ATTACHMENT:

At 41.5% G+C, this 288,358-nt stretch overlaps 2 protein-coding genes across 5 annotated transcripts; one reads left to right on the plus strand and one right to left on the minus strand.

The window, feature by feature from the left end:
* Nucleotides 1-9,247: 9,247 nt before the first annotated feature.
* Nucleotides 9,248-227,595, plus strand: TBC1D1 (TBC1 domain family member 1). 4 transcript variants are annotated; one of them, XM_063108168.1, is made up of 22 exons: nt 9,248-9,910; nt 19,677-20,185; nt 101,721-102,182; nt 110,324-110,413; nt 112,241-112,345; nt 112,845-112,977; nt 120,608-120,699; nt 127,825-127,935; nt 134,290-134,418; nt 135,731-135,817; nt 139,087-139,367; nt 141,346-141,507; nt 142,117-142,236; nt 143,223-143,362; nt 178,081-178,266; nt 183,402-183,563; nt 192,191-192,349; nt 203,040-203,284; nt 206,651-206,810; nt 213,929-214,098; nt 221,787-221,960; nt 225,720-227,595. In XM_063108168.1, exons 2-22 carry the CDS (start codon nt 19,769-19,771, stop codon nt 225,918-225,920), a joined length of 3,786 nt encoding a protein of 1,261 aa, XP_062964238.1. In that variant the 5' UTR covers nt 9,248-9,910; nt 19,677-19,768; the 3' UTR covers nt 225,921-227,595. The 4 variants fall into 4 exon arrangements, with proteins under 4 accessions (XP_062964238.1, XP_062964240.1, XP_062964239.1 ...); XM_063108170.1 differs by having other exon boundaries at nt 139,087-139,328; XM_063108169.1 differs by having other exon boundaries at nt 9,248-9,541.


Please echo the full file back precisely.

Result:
At 41.5% G+C, this 288,358-nt stretch overlaps 2 protein-coding genes across 5 annotated transcripts; one reads left to right on the plus strand and one right to left on the minus strand.

The window, feature by feature from the left end:
* Nucleotides 1-9,247: 9,247 nt before the first annotated feature.
* Nucleotides 9,248-227,595, plus strand: TBC1D1 (TBC1 domain family member 1). 4 transcript variants are annotated; one of them, XM_063108168.1, is made up of 22 exons: nt 9,248-9,910; nt 19,677-20,185; nt 101,721-102,182; nt 110,324-110,413; nt 112,241-112,345; nt 112,845-112,977; nt 120,608-120,699; nt 127,825-127,935; nt 134,290-134,418; nt 135,731-135,817; nt 139,087-139,367; nt 141,346-141,507; nt 142,117-142,236; nt 143,223-143,362; nt 178,081-178,266; nt 183,402-183,563; nt 192,191-192,349; nt 203,040-203,284; nt 206,651-206,810; nt 213,929-214,098; nt 221,787-221,960; nt 225,720-227,595. In XM_063108168.1, exons 2-22 carry the CDS (start codon nt 19,769-19,771, stop codon nt 225,918-225,920), a joined length of 3,786 nt encoding a protein of 1,261 aa, XP_062964238.1. In that variant the 5' UTR covers nt 9,248-9,910; nt 19,677-19,768; the 3' UTR covers nt 225,921-227,595. The 4 variants fall into 4 exon arrangements, with proteins under 4 accessions (XP_062964238.1, XP_062964240.1, XP_062964239.1 ...); XM_063108170.1 differs by having other exon boundaries at nt 139,087-139,328; XM_063108169.1 differs by having other exon boundaries at nt 9,248-9,541.